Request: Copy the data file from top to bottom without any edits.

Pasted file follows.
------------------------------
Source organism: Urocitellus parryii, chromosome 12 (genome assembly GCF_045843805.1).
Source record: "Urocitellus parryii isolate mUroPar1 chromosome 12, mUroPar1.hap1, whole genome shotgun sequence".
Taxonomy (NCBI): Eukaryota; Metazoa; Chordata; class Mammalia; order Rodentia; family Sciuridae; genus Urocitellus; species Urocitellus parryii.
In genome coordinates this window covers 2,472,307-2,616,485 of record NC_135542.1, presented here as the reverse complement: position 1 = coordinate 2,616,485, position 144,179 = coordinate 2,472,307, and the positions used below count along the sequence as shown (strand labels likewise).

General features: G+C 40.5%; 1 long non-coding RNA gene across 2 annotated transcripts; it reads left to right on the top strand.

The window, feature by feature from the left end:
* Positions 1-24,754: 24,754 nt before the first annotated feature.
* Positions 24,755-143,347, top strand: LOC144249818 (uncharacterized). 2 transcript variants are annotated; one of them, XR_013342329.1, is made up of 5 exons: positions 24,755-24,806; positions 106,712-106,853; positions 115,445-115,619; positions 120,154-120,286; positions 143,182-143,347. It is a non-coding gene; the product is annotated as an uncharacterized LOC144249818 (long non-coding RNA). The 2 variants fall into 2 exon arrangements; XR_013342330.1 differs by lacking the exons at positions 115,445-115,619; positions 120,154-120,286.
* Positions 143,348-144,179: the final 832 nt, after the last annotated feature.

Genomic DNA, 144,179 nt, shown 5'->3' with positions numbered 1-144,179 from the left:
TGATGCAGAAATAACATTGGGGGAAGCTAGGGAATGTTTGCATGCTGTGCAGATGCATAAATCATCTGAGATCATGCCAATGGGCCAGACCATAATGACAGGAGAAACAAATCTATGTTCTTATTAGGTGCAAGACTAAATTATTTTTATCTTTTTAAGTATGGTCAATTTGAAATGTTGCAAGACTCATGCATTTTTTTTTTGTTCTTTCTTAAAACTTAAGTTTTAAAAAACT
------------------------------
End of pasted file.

Source organism: Urocitellus parryii, chromosome 12 (genome assembly GCF_045843805.1).
Source record: "Urocitellus parryii isolate mUroPar1 chromosome 12, mUroPar1.hap1, whole genome shotgun sequence".
Taxonomy (NCBI): Eukaryota; Metazoa; Chordata; class Mammalia; order Rodentia; family Sciuridae; genus Urocitellus; species Urocitellus parryii.
In genome coordinates this window covers 2,472,307-2,616,485 of record NC_135542.1, presented here as the reverse complement: position 1 = coordinate 2,616,485, position 144,179 = coordinate 2,472,307, and the positions used below count along the sequence as shown (strand labels likewise).

General features: G+C 40.5%; 1 long non-coding RNA gene across 2 annotated transcripts; it reads left to right on the top strand.

The window, feature by feature from the left end:
* Positions 1-24,754: 24,754 nt before the first annotated feature.
* Positions 24,755-143,347, top strand: LOC144249818 (uncharacterized). 2 transcript variants are annotated; one of them, XR_013342329.1, is made up of 5 exons: positions 24,755-24,806; positions 106,712-106,853; positions 115,445-115,619; positions 120,154-120,286; positions 143,182-143,347. It is a non-coding gene; the product is annotated as an uncharacterized LOC144249818 (long non-coding RNA). The 2 variants fall into 2 exon arrangements; XR_013342330.1 differs by lacking the exons at positions 115,445-115,619; positions 120,154-120,286.
* Positions 143,348-144,179: the final 832 nt, after the last annotated feature.

Genomic DNA, 144,179 nt, shown 5'->3' with positions numbered 1-144,179 from the left:
TGATGCAGAAATAACATTGGGGGAAGCTAGGGAATGTTTGCATGCTGTGCAGATGCATAAATCATCTGAGATCATGCCAATGGGCCAGACCATAATGACAGGAGAAACAAATCTATGTTCTTATTAGGTGCAAGACTAAATTATTTTTATCTTTTTAAGTATGGTCAATTTGAAATGTTGCAAGACTCATGCATTTTTTTTTTGTTCTTTCTTAAAACTTAAGTTTTAAAAAACT